“How many eggs does she have under her?” I asked and got a shrug of shoulders.

Being a clever man my husband went and found a long length of plastic pipe and slid it back behind the plywood. Let me tell you mama hen was VERY put out when he rolled her forward gently using the pipe under her ruffled butt! We counted ten eggs roughly before she gave us a glare and settled back down over her clutch muttering in chickenese all the while.

“So?” he inquired.”It`s a safe spot to set but when those peeps hatch out….”

I knew what he was getting at. While she had indeed picked a wonderfully safe place to set on her eggs once those little fluff balls were mobile they would be running around the very solid hooves of a four hundred plus beef steer! That ghastly thought led us to our decision.

We would allow her to finish incubating her eggs then when they were hatched we would take the peeps and `Lil Red Hen back to the chicken coop. Most generally if you move a chicken at night and tuck her babies under her she`ll wake up in that coop and stay there with her peeps forevermore. Once we had our M.O. figured out all we could do was wait and finish cleaning the barn, and try to stay on our feet.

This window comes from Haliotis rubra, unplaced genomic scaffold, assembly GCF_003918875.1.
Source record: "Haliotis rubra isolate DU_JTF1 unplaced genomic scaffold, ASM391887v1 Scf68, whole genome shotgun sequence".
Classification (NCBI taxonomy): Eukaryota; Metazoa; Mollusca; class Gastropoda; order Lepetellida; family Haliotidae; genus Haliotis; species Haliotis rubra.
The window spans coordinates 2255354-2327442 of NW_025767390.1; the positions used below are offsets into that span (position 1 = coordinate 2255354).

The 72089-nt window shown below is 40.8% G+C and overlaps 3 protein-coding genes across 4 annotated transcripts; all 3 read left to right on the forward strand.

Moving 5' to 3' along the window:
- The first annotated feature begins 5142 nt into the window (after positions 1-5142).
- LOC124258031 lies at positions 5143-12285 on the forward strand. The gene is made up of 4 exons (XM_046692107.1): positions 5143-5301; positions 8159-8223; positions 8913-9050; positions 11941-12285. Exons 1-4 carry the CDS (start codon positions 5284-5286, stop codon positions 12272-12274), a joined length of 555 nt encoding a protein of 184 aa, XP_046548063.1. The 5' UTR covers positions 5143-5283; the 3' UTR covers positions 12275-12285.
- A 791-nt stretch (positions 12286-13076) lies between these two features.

Not two days later on a Saturday morning Mr. Yodeling Goatherder came back to the house after graining the goat boys and Patty.

“I heard peeping behind the plywood,” he informed me as he kicked off his chore boots.

“We`ll give her a day or two to complete the hatch, then we`ll move her,” I answered and so we both went about the work that accompanies having a farm, large or small, and a household to run. Sunday evening at dusk we went over to the cow/goat barn, had a brief session of bovine love and affection and then set about trying to get `Lil Red Hen and her babies moved.